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Congressional quartet hopes to alleviate radar gap over Rowan

There’s a giant hole over Rowan County.

Stretching from Kannapolis to Lexington, the hole is a gap in National Weather Service radar coverage.

Weather radar doesn’t typically draw political attention. This week, however, a quartet of politicians from North Carolina introduced a bill that would require a radar system in the Charlotte region. More specifically, the bill would require the National Weather Service to operate and maintain a Doppler radar system within 55 miles of every city with a population over 700,000.

The bill is officially named the Metropolitan Weather Hazards Protection Act of 2015 and would also require require the Secretary of Commerce, when evaluating potential sites, to take into account adjacent counties with limited radar coverage and have populations over 130,000.

Sens. Richard Burr, R-NC, and Thom Tillis, R-NC, introduced the bill in the U.S. Senate. Reps. Alma Adams, D-12, and Robert Pittenger, R-9, introduced the bill in the U.S. House.

Currently, the Charlotte area is covered by a radar system in Greer, S.C. — more than 90 miles from Charlotte. A news release from Burr’s office says no other city of Charlotte’s size has a radar system more than 58 miles away. A map provided in the news release shows a gap in coverage that’s mostly over Rowan County. The coverage gap does, however, appear to extend into Stanly County and areas surrounding Statesville.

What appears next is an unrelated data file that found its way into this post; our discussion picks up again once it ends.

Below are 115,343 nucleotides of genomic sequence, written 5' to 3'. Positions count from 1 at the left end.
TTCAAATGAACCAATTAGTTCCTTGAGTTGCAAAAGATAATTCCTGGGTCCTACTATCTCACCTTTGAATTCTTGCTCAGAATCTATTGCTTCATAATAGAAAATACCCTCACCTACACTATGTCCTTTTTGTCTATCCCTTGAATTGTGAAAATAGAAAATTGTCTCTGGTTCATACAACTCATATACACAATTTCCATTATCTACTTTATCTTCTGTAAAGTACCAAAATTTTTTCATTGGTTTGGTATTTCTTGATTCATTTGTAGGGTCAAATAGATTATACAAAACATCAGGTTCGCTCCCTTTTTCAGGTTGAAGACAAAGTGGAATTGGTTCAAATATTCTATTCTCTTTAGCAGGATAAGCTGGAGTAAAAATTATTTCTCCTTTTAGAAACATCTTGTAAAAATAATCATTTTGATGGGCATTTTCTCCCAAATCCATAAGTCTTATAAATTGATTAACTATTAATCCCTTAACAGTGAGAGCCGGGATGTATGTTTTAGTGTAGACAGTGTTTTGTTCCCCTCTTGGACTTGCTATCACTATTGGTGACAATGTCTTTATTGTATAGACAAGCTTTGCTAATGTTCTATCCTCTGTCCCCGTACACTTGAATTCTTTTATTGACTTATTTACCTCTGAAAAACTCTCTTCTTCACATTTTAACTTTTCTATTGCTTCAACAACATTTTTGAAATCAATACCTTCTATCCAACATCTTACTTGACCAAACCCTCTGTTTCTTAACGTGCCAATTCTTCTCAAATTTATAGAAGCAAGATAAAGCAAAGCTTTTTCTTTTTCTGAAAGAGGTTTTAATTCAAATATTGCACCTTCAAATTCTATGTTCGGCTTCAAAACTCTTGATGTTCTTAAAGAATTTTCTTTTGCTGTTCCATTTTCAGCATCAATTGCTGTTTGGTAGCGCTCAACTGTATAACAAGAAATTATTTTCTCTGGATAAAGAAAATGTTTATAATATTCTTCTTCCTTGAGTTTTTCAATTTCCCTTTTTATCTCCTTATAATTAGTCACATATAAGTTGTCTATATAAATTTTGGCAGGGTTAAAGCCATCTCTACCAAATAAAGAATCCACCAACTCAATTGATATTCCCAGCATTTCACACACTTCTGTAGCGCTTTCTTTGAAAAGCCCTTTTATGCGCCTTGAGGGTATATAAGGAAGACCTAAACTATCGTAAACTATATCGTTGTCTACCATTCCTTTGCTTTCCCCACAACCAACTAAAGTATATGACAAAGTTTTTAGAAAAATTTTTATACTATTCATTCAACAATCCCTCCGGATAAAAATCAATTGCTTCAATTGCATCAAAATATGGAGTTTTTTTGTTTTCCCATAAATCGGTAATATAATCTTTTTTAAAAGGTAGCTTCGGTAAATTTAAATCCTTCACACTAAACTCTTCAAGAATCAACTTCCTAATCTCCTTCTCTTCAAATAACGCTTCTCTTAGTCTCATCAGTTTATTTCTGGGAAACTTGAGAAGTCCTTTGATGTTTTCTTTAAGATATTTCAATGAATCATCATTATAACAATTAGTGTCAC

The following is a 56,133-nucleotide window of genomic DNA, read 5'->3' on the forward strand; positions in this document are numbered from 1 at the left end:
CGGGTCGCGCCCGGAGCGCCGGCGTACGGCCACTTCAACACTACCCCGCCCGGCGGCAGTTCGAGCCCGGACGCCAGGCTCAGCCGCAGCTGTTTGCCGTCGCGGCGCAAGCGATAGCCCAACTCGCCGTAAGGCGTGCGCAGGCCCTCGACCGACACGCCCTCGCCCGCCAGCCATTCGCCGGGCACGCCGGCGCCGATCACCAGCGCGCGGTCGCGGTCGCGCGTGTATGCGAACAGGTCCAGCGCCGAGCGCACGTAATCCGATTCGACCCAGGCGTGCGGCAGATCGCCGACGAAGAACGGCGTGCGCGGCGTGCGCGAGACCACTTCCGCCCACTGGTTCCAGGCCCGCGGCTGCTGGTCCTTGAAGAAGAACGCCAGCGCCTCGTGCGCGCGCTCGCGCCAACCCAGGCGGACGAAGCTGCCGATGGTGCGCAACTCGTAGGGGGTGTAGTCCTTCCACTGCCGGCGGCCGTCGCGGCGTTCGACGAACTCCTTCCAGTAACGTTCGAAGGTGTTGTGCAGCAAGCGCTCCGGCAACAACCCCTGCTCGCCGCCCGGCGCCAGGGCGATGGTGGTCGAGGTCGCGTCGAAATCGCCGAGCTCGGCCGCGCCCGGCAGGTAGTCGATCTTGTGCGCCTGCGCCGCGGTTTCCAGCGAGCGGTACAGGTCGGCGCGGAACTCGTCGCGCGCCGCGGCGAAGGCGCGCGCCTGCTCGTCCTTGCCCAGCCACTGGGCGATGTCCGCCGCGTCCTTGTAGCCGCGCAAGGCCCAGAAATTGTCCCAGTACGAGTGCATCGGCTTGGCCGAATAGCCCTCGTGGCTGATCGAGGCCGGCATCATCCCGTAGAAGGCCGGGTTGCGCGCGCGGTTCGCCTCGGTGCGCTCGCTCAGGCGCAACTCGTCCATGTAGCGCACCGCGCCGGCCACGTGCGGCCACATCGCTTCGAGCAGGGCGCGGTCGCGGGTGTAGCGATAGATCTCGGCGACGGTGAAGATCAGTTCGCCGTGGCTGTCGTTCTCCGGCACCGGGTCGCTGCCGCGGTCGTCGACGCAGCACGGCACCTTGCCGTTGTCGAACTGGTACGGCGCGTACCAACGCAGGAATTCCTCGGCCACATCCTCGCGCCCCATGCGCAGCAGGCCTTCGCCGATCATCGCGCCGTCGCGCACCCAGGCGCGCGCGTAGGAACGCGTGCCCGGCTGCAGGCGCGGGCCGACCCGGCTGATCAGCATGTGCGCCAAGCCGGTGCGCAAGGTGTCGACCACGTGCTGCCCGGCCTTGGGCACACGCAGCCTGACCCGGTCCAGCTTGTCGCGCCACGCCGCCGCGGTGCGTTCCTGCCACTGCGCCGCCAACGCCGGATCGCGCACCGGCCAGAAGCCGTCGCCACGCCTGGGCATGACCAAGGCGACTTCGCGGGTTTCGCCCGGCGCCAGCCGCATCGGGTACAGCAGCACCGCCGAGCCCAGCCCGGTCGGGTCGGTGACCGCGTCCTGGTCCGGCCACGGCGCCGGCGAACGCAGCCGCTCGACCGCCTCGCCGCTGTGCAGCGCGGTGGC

“The National Weather Service should be treating all major metropolitan areas the same, but weather experts agree that the current Doppler technology locations in North Carolina are insufficient and do not give meteorologists the tools they need to detect and warn citizens of potentially dangerous weather,” Burr said in the news release.

In Charlotte, there’s limited radar coverage below 10,000 feet, according to the news release. One meteorologist in a letter to Burr estimated the vertical gap in coverage is more than two miles near Winston-Salem.

An announcement from Burr’s office about the bill included letters from three local TV meteorologists, who all mentioned a March 2012 tornado that struck Harrisburg, left 41 homes uninhabitable, six destroyed and several people injured. The tornado went undetected.

Burr also addressed the 2012 tornado in his announcement about the newly introduced bill.

“As we know from the tornado of 2012 that damaged up to 192 homes in the Charlotte area, this is a significant public safety problem,” he said.

Another one of the meteorologists recommends the a new radar system be placed near Salisbury, saying it would also help the Hickory area, which is in a similar situation.

The next closest gap in radar coverage appears to be in a rural, mountainous area north of Lynchburg, Va.

Contact reporter Josh Bergeron at 704-797-4246.

 

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